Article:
Management Case Studies: Hoodwinking by a Large Company

Hoodwinking by a Large Company

Shahane, the corporate HR chief of one of the largest companies of the country was teleconferencing with Winnekar, one of the most reputed management gurus of the same country.

Shahane suggested, “Why don’t you drop in at our corporate office one of these days? We need to discuss with you our latest ambitious project of training a new lot of some 1000 field officers in various soft skills. It’s meant for our newly formed subsidiary in retail business called “My Store”. We can’t think of anyone other than you to accomplish this goal. I know you are the busiest management consultant of our country. Yet may I request your time?”

Winnekar grunted a bit hesitatingly. It did not convey any great enthusiasm, rather it conveyed a good degree of disinterest. He was already quite busy with other assignments. He would find it difficult to squeeze in one more assignment. Winnekar’s reluctance did not go un-noticed by Shahane at the other end of the telephone line.

Shahane quickly supported his request by adding, “Sir, I will make all your travel and stay arrangements. My company will foot the bill. And it will be a matter of just half a day. Our corporate chief of management services Mr Bhatti- my boss hasn’t met you earlier. So he desires to have a person to person meeting with you. He is quite aware of your reputation. He mentioned to me that he would not settle for any other management consultant for this vital assignment. So Sir, for my sake please accept my request for an early meeting.”

Winnekar being a bit of a soft person finally gave in. He replied, “Shahane, if you insist I cannot say no to you because of our long association. Since I never met your Bhatti earlier, this gives me an opportunity to meet him too. How come he comes into the picture this particular time? You were in-charge of all the decisions on training matters all along?”

Shahane said, “Mr Bhatti is on the board of “My Store”- this new subsidiary company of our group where this training is required. As its director he is personally responsible for all the aspects of the new project. That’s why he is taking quite a lot of interest in the training of the new recruits- it’s a people intensive company. Will the coming Monday be OK with you?”

Winnekar consulted his diary of engagements and confirmed, “Monday suits me. Ask your driver to report me sharp at 8 AM.”

Shahane was extremely happy with Winnekar’s yielding. This would make Mr Bhatti very happy. He had scored a point in the eyes of Bhatti. It was very important to keep Mr Bhatti pleased all the time. He was one of the most important persons in the top hierarchy of the group and he was the kingmaker. Displeasing him meant stunted growth in the company.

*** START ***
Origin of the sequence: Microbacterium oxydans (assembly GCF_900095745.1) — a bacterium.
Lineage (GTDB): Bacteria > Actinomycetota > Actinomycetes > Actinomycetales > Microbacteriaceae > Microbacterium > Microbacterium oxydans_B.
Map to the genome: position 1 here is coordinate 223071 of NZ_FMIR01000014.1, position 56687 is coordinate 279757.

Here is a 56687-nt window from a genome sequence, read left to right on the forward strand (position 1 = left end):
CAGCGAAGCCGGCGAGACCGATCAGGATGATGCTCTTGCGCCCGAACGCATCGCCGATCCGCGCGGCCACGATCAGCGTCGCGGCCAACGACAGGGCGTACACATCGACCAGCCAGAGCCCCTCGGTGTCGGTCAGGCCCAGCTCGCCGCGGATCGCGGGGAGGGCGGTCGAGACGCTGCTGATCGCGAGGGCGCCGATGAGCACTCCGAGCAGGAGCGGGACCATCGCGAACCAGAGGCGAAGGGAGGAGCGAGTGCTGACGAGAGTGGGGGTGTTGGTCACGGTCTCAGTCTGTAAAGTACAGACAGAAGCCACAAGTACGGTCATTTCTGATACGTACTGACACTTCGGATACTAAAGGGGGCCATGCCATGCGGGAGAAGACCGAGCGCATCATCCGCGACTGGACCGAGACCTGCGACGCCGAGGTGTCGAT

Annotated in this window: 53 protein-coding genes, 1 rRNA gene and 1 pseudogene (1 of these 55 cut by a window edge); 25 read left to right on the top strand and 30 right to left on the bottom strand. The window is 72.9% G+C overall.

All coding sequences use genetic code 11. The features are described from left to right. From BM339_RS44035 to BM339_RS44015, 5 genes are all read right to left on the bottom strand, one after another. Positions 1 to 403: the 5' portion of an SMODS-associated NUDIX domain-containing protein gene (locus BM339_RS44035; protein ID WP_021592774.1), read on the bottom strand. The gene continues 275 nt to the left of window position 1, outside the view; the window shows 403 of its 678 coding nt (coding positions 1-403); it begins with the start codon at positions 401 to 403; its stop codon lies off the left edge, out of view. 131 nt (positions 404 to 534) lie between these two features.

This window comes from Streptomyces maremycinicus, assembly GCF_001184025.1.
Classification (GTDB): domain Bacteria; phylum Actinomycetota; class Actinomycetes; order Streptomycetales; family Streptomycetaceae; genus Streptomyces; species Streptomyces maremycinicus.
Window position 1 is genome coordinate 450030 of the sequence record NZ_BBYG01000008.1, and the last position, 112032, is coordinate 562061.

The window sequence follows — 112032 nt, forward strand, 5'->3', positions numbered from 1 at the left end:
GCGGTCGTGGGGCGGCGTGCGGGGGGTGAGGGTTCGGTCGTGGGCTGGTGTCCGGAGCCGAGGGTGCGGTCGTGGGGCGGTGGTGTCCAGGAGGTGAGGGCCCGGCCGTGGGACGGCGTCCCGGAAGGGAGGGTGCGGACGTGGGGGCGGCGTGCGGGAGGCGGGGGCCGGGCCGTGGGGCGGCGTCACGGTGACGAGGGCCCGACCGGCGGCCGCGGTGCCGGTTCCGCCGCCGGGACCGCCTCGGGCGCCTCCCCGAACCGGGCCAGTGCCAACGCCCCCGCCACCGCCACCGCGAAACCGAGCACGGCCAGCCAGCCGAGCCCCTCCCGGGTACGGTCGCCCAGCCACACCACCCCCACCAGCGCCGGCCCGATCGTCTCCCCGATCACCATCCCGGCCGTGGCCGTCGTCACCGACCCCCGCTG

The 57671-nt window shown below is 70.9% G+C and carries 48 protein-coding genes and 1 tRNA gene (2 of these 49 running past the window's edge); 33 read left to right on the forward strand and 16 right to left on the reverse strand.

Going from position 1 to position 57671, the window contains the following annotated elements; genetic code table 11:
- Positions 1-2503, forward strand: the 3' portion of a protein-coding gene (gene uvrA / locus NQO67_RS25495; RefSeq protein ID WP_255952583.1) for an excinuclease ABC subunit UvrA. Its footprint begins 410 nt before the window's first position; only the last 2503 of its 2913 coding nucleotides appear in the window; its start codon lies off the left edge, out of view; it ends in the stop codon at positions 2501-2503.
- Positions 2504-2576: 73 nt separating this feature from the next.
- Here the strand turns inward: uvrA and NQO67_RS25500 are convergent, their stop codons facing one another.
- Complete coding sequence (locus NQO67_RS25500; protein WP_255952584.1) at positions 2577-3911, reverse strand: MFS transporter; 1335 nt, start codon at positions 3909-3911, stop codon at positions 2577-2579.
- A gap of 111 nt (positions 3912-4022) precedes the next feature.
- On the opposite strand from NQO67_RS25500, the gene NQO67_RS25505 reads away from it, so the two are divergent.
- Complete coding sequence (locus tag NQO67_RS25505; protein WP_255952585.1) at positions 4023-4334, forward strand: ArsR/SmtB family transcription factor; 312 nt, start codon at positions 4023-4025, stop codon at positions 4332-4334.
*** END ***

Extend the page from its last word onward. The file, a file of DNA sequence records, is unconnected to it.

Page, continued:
On Monday the three met in Bhatti’s palatial office. Meeting lasted just about a few minutes. During that time Bhatti looked after Winnekar very well. He treated him with utmost respect that a management guru of Winnekar’s calibre deserved.While departing, Bhatti shook hands with Winnekar in the warmest possible manner and requested  “Sir, I am personally grateful to you for accepting this training assignment. Our boys are now in safe hands.”

Then he turned towards Shahane and ordered, “Now I expect you not to lose a minute in preparing the necessary paper work. Kickstart the training at the earliest.”

Shahane nodded in agreement. Shahane discussed the commercial terms with Winnekar. Winnekar gave his quote based on training 1000 officers.

As soon as the meeting was dismissed and Winnekar was dispatched, Bhatti got into a secret meeting with Chatterjee, the new HR chief of another subsidiary company of the group. This newly formed subsidiary “Universal Training and Consultations Corporation” was formed to grab the newly flourishing market of corporate training and consultancy. This new market had tremendous potential and “Universal Training and Consultations Corporation” was supposed to capture some 35% share of business.

Bhatti advised Chatterjee, “I know that it’s a tall order to capture 35% share of business in the very first year. Particularly you will have tough competition from the likes of Winnekar- the reputed management gurus. Most companies like to get their employees trained by Winnekar and such others. But we have an advantage. We are a big corporation and we can hire the upcoming management trainers and train them as very effective trainers in no time. To start with I want you and the other trainer Kapur you have recently recruited to attend the soft skills training programs of Winneker. These are soon to start for the field officers of our retail company “My Store”. Then you two will train the others whom we will be recruiting soon. Is that clear? Attend the first two training programs of Winnekar and learn all the tricks of the trade. No one else can give you the way Winnekar will give you.”

Chatterjee had no option but to say “yes” to the dominating boss like Bhatti.

Winnekar and his co-faculty Kirti soon started their first training workshop spanning six days for the first batch of the field officers of “My Store”. The batch consisted of eighteen field officers of “My Store” and  two faculty members, Chatterjee and Kapur of “Universal Training and Consultations Corporation”. Winnerkar and Kirti had no reason to doubt that two impostors were planted in their program to learn the tricks of the trade. Chatterjee was seated in the second row and Kapur was the backbencher.

As the day proceeded, it did not go unnoticed by Winnekar that Chatterjee and Kapur were the most sincere participants in taking down the notes. Their pencils never stopped. Their heads were bent down all the time and they kept filling notepads after notepads. They also enthusiastically took part in various games and exercises that were conducted as the part of the training. He brought it to the notice of Kirti- his co-faculty. Winnekar and Kirti did not hesitate to point out the sincerity of Chatterjee and Kapur to other participants.

The first program concluded very successfully after six days.

Chatterjee and Kapur reported to Bhatti, “We picked up a lot. But there is so much more to learn from the experts like Winnekar and Kirti.”

Bhatti scolded, “What’s your problem? Attend the second program too.”

Chatterjee took courage and spoke, “But sir….”

Bhatti almost shouted, “Don’t but sir. Make any excuse that is convincing for attending the program the second time. Or do you want me to dictate to you that too?”

Chatterjee and Kapur submitted in unison, “Sir we will attend the second program too. It will be highly beneficial for our organization.”